> > > > scenario) while you can tell how much of your attack is being
> > > > blocked, you may not be able to learn how much is making through and
> > adapt to increase the amount making it through.
> > > > I suppose if you didn't know how big of a cannon you have, this
> > > > could provide a way to get some metrics, but at the cost of
> > > > rendering the ongoing attack ineffective, and probably revealing the
> > > > compromised nature of the DOTS client.
> > >
> > > This comment was discussed and resolved by adding the following lines:
> > > A DOTS client is entitled to access only to resources it creates.  In
> > > particular, a DOTS client cannot retrieve data related to mitigation
> > > requests created by other DOTS clients of the same DOTS client
> > > domain.
> > 
> > This is good to have, but I think Stephen is still within his rights to ask for text
> > that explicitly considers what the scope of damage is when there is a
> > compromised DOTS client.
> 
> Okay, I propose to add the following lines:

Thanks, I think this is helpful (and hopefully Stephen can confirm)...

> A compromised DOTS client can collude with a DDoS attacker to send mitigation request for a target resource, gets the the mitigation efficacy from the DOTS server, and conveys the mitigation efficacy to the DDoS attacker to possibly change the DDoS attack strategy. This attack can be prevented by 
> monitoring and auditing DOTS clients to detect misbehavior and to deter
> misuse, and by authorizing the DOTS client to request mitigation for

... but perhaps "by only authorizing" would be more clear.

-Ben

> specific target resources (e.g. An application server is authorized to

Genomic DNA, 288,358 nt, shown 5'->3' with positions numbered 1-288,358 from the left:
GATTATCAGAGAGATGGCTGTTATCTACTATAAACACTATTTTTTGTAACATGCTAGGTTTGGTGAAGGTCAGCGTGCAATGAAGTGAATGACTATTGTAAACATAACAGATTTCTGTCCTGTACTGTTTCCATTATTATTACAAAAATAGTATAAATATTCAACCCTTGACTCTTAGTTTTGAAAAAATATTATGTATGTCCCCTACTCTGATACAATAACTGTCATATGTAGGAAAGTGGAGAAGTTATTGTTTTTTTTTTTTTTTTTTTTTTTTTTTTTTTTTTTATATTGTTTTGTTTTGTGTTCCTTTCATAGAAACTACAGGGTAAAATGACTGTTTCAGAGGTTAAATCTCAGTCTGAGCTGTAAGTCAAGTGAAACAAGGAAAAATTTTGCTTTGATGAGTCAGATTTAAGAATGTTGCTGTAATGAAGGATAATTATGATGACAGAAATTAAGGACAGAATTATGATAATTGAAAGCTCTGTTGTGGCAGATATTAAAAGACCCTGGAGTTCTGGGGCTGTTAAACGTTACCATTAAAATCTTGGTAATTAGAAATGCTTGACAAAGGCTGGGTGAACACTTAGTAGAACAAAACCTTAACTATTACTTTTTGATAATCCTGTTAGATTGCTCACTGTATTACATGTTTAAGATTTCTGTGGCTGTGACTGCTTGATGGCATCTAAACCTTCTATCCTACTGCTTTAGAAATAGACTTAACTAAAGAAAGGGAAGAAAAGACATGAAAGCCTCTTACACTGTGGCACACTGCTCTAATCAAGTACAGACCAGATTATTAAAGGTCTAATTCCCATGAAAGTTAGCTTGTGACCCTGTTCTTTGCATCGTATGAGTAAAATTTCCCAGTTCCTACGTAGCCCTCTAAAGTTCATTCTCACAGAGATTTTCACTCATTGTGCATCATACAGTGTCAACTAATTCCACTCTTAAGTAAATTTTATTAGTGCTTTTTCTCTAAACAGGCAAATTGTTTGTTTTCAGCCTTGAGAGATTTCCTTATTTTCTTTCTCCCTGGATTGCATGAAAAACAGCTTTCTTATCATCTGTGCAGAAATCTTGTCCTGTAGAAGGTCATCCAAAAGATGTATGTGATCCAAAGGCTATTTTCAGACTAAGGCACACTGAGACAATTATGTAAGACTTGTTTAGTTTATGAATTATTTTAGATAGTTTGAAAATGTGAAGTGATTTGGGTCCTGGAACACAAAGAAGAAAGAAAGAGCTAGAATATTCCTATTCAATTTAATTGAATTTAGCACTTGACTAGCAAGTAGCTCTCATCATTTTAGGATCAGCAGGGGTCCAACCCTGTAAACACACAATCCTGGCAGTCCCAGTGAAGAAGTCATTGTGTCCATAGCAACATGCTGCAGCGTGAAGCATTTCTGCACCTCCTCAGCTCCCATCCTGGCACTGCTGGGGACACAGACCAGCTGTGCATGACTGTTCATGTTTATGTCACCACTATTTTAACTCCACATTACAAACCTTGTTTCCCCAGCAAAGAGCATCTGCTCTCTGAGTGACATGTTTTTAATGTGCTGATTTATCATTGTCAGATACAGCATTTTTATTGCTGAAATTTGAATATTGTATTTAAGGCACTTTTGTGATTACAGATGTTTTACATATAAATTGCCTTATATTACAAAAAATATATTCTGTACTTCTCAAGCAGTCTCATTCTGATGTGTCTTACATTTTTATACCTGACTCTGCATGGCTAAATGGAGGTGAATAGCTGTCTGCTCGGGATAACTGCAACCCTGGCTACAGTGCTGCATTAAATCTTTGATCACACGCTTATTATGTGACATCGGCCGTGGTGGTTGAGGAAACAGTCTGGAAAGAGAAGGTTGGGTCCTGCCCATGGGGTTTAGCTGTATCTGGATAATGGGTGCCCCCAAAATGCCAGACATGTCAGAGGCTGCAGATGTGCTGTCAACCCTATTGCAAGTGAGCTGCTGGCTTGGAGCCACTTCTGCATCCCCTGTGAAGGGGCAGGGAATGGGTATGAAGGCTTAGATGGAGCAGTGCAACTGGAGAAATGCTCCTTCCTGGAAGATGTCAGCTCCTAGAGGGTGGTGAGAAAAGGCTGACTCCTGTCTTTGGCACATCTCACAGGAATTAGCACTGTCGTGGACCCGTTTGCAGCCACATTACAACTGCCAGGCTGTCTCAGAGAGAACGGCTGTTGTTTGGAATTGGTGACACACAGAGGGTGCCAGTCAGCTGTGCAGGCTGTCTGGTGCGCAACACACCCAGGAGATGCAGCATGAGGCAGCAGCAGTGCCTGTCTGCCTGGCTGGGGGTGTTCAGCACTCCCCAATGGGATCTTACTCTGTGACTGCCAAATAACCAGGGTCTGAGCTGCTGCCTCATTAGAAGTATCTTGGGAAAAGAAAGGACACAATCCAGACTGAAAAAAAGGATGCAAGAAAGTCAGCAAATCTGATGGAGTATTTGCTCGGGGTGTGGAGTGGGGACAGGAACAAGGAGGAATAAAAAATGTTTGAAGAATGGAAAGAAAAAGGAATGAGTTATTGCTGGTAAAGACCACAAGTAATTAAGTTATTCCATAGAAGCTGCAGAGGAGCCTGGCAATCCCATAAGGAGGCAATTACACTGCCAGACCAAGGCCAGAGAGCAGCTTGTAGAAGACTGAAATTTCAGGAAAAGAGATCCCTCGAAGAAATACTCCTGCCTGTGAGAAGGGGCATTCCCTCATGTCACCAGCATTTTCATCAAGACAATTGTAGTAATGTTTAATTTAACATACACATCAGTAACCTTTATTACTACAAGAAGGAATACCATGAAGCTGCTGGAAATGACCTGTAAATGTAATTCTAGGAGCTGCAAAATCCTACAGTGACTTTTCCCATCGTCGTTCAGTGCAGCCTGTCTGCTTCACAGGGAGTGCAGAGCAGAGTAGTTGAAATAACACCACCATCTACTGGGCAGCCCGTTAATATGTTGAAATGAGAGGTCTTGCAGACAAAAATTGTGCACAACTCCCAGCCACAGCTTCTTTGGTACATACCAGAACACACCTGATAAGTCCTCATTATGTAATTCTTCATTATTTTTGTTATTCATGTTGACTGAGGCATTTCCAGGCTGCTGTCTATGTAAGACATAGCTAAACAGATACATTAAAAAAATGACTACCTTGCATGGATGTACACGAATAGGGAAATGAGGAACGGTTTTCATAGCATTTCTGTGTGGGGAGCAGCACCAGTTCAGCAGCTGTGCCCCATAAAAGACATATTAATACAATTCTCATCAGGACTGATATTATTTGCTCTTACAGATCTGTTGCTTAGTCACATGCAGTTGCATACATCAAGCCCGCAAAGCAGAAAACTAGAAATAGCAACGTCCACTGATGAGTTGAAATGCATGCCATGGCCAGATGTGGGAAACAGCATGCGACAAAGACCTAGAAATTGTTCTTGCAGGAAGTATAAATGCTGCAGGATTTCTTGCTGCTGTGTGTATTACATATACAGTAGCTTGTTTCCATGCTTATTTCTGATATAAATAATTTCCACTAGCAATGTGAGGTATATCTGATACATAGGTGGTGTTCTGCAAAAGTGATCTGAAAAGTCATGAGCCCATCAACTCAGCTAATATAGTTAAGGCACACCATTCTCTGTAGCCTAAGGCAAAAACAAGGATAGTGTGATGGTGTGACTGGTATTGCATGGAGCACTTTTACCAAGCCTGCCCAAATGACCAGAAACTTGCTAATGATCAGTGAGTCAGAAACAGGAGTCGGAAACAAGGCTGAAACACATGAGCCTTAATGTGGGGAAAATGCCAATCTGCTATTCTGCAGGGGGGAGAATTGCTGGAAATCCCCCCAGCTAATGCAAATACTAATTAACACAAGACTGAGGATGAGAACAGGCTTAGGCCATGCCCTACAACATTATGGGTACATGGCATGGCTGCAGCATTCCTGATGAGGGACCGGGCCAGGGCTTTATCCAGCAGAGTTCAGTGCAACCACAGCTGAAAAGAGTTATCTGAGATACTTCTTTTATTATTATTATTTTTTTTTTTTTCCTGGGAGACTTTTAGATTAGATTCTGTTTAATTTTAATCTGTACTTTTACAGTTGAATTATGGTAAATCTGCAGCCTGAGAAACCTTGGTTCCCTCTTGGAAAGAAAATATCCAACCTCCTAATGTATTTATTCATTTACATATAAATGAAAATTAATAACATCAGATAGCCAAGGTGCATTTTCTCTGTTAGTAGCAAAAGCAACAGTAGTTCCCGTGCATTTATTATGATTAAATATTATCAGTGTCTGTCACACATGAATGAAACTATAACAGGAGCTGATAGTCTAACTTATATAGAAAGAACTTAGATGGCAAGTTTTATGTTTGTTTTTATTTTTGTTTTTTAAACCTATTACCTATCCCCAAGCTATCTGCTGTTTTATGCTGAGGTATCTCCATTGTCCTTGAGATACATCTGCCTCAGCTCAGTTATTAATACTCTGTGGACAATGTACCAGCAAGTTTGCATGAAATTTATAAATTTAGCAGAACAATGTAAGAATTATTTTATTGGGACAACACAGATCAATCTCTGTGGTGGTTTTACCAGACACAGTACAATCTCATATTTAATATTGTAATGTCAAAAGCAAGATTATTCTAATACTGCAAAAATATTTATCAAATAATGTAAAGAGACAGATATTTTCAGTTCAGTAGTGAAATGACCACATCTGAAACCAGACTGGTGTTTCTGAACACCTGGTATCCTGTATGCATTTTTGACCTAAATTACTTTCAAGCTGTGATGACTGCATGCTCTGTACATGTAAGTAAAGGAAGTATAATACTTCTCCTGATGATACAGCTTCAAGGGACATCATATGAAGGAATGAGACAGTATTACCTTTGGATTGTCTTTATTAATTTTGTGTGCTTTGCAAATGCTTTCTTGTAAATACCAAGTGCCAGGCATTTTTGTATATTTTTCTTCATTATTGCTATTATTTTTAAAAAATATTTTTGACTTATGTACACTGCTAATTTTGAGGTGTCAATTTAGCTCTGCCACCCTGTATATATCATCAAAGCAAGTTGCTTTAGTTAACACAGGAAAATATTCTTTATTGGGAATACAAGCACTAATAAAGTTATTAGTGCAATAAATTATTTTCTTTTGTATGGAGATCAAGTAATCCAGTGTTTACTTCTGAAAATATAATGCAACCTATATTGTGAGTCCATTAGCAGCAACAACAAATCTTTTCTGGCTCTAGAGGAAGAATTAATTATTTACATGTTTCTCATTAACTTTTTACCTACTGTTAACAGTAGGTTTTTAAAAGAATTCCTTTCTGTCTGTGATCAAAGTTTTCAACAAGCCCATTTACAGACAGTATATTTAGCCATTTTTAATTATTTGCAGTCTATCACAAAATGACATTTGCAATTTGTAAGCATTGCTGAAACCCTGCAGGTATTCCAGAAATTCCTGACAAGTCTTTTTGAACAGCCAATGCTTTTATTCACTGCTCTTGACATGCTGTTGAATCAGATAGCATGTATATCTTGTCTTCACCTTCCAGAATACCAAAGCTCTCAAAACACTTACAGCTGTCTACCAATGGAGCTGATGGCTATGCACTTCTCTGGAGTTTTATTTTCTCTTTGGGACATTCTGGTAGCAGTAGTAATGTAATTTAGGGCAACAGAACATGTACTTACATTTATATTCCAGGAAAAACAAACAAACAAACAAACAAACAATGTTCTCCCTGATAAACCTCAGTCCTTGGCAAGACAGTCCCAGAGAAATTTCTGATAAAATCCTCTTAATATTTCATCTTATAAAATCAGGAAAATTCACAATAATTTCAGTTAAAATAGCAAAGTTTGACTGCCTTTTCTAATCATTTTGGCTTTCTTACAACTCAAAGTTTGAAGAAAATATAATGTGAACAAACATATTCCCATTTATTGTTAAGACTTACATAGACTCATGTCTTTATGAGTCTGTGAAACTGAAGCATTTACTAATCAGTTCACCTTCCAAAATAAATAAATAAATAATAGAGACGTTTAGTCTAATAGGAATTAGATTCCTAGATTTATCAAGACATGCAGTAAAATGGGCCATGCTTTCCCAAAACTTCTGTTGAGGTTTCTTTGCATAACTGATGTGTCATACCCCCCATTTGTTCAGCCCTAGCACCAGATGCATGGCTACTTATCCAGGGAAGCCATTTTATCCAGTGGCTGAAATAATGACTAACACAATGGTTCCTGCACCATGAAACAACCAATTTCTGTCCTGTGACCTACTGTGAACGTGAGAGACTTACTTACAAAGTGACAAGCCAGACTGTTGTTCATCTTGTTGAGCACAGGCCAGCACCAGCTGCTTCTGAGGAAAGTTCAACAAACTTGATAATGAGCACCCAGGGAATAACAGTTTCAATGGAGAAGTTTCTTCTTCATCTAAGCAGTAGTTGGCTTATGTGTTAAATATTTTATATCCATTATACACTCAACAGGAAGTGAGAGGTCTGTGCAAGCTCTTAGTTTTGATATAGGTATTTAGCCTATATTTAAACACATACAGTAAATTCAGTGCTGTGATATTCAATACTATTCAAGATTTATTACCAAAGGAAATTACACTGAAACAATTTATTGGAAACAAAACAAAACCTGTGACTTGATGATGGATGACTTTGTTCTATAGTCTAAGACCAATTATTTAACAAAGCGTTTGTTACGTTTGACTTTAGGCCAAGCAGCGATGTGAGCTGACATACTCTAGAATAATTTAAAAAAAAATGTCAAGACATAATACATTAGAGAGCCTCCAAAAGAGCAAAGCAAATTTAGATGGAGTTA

> request mitigation for its IP addresses but an DDoS mitigator can request
> mitigation for any target resource in the network). Further, DOTS clients
> are typically co-located on network security services (e.g. DDoS
> mitigator, firewall etc.) and a compromised security service potentially
> can do lot more damage to the network.
>
> > 
> > > Further, the draft points to DOTS security considerations discussed in DOTS
> > requirements draft which says the following:
> > >
> > >    To detect compromised DOTS agents, DOTS operators should carefully
> > >    monitor and audit DOTS agents to detect misbehavior and to deter
> > >    misuse, while employing current secure network communications best
> > >    practices to reduce attack surface.
> > >
> > > >
> > > > > A nit:
> > > > >
> > > > > - p91: The mention of TCP-AO seems to require suspension of
> > > > > disbelief (given the lack of deployment of TCP-AO).  If we don't
> > > > > think it'll be used, it'd be better to not pretend it might get used.
> > > >
> > > > The authors should respond to this as well.
> > >
> > > We can update the use of TCP-AO as follows:
> > >
> > > Although not widely adopted, if TCP-AO is used, then any bogus packets
> > > injected by an attacker will be rejected by the TCP-AO integrity check and
> > therefore will never reach the TLS layer.
> > 
> > Okay.
> 
> Thanks, will update draft.
> 
> Cheers,
> -Tiru
> 
> > 
> > -Ben